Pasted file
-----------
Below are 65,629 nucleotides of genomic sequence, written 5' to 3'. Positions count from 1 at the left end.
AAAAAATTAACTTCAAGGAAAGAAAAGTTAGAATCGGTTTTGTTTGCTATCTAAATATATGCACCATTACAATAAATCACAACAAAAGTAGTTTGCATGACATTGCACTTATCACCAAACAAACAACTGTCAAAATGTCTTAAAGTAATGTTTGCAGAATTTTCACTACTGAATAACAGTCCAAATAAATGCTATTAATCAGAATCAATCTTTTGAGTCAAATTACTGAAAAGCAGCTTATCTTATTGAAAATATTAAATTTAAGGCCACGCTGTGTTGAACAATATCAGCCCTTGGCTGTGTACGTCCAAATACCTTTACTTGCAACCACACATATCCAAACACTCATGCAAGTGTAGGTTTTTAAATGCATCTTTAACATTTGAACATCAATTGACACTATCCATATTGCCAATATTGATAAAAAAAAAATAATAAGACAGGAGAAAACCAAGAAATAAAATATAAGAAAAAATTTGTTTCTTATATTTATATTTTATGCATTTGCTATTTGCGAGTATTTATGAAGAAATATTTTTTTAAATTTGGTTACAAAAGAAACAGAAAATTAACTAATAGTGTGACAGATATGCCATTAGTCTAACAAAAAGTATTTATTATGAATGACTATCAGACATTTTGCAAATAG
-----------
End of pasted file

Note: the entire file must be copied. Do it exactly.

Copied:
Below are 65,629 nucleotides of genomic sequence, written 5' to 3'. Positions count from 1 at the left end.
AAAAAATTAACTTCAAGGAAAGAAAAGTTAGAATCGGTTTTGTTTGCTATCTAAATATATGCACCATTACAATAAATCACAACAAAAGTAGTTTGCATGACATTGCACTTATCACCAAACAAACAACTGTCAAAATGTCTTAAAGTAATGTTTGCAGAATTTTCACTACTGAATAACAGTCCAAATAAATGCTATTAATCAGAATCAATCTTTTGAGTCAAATTACTGAAAAGCAGCTTATCTTATTGAAAATATTAAATTTAAGGCCACGCTGTGTTGAACAATATCAGCCCTTGGCTGTGTACGTCCAAATACCTTTACTTGCAACCACACATATCCAAACACTCATGCAAGTGTAGGTTTTTAAATGCATCTTTAACATTTGAACATCAATTGACACTATCCATATTGCCAATATTGATAAAAAAAAAATAATAAGACAGGAGAAAACCAAGAAATAAAATATAAGAAAAAATTTGTTTCTTATATTTATATTTTATGCATTTGCTATTTGCGAGTATTTATGAAGAAATATTTTTTTAAATTTGGTTACAAAAGAAACAGAAAATTAACTAATAGTGTGACAGATATGCCATTAGTCTAACAAAAAGTATTTATTATGAATGACTATCAGACATTTTGCAAATAG